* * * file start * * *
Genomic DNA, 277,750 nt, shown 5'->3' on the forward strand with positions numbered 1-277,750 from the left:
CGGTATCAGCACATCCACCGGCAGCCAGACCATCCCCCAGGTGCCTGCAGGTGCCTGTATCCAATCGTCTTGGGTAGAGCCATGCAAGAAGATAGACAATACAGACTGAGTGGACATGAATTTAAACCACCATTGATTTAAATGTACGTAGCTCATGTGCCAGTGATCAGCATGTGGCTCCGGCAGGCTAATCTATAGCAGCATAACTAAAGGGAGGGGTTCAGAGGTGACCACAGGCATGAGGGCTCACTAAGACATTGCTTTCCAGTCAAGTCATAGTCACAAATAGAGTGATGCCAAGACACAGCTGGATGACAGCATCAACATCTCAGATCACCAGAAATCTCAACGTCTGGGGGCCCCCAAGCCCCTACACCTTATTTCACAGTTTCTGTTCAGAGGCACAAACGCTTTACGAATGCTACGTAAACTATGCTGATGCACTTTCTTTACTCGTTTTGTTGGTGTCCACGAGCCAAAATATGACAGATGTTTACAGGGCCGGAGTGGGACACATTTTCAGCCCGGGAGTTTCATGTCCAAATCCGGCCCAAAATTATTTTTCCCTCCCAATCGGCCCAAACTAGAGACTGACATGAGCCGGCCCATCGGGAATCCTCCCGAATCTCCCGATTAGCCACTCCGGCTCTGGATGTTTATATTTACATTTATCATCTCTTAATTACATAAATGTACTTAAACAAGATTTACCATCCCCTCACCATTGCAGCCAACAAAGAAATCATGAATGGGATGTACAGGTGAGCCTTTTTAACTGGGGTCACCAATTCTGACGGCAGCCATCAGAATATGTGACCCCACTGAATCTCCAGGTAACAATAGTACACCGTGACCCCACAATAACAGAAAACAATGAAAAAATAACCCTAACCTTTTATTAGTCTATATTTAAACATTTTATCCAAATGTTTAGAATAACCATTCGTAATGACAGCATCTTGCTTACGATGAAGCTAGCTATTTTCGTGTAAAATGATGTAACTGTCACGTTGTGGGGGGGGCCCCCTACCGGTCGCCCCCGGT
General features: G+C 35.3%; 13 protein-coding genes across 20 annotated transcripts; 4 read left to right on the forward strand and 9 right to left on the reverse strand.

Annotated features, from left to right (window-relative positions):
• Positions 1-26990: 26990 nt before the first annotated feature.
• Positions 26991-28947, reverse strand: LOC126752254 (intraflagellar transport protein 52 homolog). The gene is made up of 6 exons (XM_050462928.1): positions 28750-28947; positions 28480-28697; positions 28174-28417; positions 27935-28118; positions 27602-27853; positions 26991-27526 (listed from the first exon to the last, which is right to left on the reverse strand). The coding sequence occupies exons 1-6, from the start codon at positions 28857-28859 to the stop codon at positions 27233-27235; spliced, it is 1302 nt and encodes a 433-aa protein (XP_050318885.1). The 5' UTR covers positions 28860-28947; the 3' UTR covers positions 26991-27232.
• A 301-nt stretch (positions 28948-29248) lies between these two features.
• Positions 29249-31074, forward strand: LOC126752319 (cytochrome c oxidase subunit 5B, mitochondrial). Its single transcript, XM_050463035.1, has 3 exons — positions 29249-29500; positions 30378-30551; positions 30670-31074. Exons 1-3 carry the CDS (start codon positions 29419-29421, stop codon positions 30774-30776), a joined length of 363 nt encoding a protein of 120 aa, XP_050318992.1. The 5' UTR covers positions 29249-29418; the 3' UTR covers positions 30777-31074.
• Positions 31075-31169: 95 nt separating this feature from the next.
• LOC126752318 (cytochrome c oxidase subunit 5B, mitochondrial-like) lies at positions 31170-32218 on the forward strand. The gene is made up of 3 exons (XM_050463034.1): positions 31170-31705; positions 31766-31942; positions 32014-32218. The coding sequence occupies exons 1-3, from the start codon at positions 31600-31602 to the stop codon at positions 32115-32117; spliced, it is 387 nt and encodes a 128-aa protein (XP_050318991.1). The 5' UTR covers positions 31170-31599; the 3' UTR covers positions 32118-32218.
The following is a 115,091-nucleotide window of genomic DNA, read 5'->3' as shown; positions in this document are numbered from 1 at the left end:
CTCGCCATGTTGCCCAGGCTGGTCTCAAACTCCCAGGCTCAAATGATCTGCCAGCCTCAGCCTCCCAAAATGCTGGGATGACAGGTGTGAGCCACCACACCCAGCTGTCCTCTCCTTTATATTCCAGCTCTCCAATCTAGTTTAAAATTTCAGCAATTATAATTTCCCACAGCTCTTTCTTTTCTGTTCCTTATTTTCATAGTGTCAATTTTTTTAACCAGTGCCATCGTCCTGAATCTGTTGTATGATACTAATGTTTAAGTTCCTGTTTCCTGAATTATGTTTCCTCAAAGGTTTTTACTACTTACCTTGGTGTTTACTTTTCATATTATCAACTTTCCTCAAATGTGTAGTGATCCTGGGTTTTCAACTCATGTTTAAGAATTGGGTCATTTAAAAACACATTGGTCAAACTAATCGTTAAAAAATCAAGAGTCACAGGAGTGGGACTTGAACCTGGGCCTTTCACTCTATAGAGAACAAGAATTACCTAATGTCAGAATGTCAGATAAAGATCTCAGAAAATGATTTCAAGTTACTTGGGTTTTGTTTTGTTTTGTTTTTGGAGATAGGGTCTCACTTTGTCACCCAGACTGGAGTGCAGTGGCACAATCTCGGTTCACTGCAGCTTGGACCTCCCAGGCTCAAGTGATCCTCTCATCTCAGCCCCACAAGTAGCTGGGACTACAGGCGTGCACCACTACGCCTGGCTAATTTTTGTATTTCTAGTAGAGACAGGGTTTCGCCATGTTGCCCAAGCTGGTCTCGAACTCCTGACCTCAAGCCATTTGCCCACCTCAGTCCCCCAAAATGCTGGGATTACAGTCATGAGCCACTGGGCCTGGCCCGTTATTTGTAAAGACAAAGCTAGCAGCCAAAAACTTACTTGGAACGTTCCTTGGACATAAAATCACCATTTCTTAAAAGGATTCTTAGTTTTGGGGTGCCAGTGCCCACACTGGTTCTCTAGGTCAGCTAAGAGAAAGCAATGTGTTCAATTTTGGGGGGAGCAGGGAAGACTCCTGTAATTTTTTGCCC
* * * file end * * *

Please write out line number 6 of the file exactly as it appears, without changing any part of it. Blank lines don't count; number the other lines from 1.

• Positions 26991-28947, reverse strand: LOC126752254 (intraflagellar transport protein 52 homolog). The gene is made up of 6 exons (XM_050462928.1): positions 28750-28947; positions 28480-28697; positions 28174-28417; positions 27935-28118; positions 27602-27853; positions 26991-27526 (listed from the first exon to the last, which is right to left on the reverse strand). The coding sequence occupies exons 1-6, from the start codon at positions 28857-28859 to the stop codon at positions 27233-27235; spliced, it is 1302 nt and encodes a 433-aa protein (XP_050318885.1). The 5' UTR covers positions 28860-28947; the 3' UTR covers positions 26991-27232.